LOS ANGELES--(BUSINESS WIRE)--HelpAge International, the only global organization with a singular focus on providing assistance to and advocating for disadvantaged older people, has been selected to receive the 2012 Conrad N. Hilton Humanitarian Prize of $1.5 million. The Conrad N. Hilton Foundation presents the annual award, the world’s largest humanitarian prize, to an organization that is doing extraordinary work to alleviate human suffering. The foundation announced HelpAge today on International Women’s Day to acknowledge the invisible role of older women who provide for families, communities and food production across the developing world.
“By 2015, nearly 900 million people will be older than age 60, close to three times the population of the United States. Nearly 190 million live in poverty with more than 100 million living on less than $1 a day,” said Steven M. Hilton, CEO and president of the Conrad N. Hilton Foundation. “As the world prepares for this monumental aging trend, HelpAge shows us that it is important to recognize and support older people so they can continue to be contributing and productive members of society.”
Richard Blewitt, CEO of HelpAge International, said, “Receiving the Hilton Prize is a great honor. It is especially meaningful to draw the world’s attention to the historic transformation being caused by global aging and the plight of millions of older people who face overwhelming financial, social and health hurdles every day. HelpAge believes the whole world benefits when we tap the substantial wisdom and talents of older people and enable them to lead dignified, active, healthy and secure lives.”
Women make up the majority of older people around the world—nearly two thirds of those over age 80. Many older women in developing countries are the main economic providers for families and also are sole caregivers of AIDS-orphaned grandchildren. In Kenya alone, there are 1.1 million children orphaned by HIV/AIDS.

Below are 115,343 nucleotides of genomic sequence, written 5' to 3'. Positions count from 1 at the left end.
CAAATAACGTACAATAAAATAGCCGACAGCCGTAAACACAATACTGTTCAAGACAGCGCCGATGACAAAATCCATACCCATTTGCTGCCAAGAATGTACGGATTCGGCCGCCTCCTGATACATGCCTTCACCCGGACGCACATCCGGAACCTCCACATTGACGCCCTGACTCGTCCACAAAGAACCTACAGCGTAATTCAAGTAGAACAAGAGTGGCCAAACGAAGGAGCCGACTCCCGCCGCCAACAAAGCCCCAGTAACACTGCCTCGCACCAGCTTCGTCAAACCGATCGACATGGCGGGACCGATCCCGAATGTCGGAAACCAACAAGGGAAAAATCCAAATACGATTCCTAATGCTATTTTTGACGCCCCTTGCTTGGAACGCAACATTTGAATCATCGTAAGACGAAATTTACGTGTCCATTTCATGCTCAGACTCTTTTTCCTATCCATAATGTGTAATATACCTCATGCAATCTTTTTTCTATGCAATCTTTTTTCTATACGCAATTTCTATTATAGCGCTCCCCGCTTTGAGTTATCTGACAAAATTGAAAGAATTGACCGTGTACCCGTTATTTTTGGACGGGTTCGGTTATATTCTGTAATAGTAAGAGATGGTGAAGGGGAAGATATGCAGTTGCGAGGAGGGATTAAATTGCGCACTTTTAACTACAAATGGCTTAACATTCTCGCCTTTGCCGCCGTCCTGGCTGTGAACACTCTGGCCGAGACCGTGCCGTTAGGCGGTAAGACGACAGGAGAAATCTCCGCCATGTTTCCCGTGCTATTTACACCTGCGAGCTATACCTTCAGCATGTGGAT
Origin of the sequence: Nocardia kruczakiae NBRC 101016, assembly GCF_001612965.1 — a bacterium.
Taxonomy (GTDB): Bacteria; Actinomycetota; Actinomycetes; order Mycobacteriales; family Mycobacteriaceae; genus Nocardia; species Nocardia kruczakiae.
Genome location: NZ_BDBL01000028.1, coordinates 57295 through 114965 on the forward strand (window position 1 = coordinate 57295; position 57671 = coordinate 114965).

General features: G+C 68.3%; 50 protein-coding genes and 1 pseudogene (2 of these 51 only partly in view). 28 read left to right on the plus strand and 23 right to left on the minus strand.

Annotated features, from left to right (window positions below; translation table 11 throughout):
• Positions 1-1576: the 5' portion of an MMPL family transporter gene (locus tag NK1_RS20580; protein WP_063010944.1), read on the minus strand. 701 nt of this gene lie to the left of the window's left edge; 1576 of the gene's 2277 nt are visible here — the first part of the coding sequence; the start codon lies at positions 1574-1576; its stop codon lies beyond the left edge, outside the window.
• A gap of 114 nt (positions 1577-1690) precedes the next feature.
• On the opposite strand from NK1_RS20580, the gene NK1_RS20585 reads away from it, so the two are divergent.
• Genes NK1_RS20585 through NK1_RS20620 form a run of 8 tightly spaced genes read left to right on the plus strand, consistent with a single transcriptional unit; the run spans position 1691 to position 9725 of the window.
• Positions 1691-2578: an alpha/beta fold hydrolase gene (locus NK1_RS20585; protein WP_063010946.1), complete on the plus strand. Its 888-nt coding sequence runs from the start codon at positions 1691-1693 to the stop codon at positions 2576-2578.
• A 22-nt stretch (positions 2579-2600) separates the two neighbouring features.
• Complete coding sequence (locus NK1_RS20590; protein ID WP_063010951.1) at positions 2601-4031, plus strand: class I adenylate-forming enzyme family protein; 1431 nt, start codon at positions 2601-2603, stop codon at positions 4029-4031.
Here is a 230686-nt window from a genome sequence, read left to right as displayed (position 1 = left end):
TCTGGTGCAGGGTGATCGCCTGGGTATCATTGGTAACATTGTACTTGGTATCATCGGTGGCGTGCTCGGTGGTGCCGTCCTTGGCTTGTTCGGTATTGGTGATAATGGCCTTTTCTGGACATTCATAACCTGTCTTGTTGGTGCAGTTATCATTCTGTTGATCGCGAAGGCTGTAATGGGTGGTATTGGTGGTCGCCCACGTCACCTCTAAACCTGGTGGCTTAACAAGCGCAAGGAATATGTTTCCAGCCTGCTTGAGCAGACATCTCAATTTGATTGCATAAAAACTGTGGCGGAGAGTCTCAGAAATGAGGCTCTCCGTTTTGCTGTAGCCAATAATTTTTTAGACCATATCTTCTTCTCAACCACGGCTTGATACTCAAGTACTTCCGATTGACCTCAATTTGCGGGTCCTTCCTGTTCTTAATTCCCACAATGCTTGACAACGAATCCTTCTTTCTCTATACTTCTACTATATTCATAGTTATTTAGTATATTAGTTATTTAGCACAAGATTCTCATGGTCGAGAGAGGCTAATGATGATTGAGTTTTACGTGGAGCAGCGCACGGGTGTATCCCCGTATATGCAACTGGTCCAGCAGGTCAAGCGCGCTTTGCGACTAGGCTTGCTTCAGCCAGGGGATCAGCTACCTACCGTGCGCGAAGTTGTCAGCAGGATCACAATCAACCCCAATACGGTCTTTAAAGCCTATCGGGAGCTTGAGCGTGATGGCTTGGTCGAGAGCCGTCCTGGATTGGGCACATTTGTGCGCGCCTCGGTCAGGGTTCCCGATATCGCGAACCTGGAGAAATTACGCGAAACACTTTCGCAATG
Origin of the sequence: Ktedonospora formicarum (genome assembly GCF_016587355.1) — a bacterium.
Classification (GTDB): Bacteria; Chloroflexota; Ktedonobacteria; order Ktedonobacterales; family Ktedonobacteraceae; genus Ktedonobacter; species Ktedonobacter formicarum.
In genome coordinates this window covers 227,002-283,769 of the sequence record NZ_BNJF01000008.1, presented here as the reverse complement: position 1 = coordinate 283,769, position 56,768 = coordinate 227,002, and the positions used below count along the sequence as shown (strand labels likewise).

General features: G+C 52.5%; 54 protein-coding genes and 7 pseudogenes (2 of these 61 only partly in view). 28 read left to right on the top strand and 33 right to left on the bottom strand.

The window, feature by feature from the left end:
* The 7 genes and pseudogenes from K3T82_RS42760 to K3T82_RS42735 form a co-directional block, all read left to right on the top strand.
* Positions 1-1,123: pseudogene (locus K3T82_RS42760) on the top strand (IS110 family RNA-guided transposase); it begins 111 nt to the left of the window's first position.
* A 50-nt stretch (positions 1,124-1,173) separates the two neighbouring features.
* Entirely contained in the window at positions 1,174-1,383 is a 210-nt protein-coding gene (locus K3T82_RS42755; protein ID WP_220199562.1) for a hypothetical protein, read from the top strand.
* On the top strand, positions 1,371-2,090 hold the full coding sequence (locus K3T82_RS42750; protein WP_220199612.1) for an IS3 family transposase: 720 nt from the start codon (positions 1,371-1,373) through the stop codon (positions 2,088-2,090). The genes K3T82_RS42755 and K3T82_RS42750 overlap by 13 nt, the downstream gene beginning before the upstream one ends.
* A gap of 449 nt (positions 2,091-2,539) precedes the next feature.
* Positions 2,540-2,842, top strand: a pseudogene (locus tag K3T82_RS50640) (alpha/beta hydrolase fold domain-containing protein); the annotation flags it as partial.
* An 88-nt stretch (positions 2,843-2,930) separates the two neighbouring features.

“Older women are responsible for much of the farming and food production in developing countries, a critical function as food insecurity grows,” notes Catherine A. Bertini, Hilton Prize juror, Syracuse University professor, and former United Nations World Food Program executive director.
HelpAge International believes engaging older people themselves in efforts to claim their rights to health care, social services and economic and physical security is the way toward lasting change. It has shown that older people are their own best advocates through changes made by its grassroots organizations.
HelpAge was formed in 1983 by organizations in Canada, Colombia, Kenya, India and the United Kingdom with similar missions. Today it encompasses 94 HelpAge Affiliates in 70 countries and more than 3,000 independent partner groups and older people’s organizations. HelpAge has trained 25,000 professionals and 16,000 community members—including older people themselves—to provide health care, legal advice and financial support for older people.
Viewed as the world’s leading authority on global aging, HelpAge is actively engaging with the United Nations, European Union, World Bank, International Monetary Fund, bilateral donor governments, the World Economic Forum and other influential organizations to ensure there is a strong understanding of the critical need to support the human rights of older people.
The Hilton Prize receives more than 200 nominations from throughout the world each year, and a prestigious, independent international jury makes the final selection.
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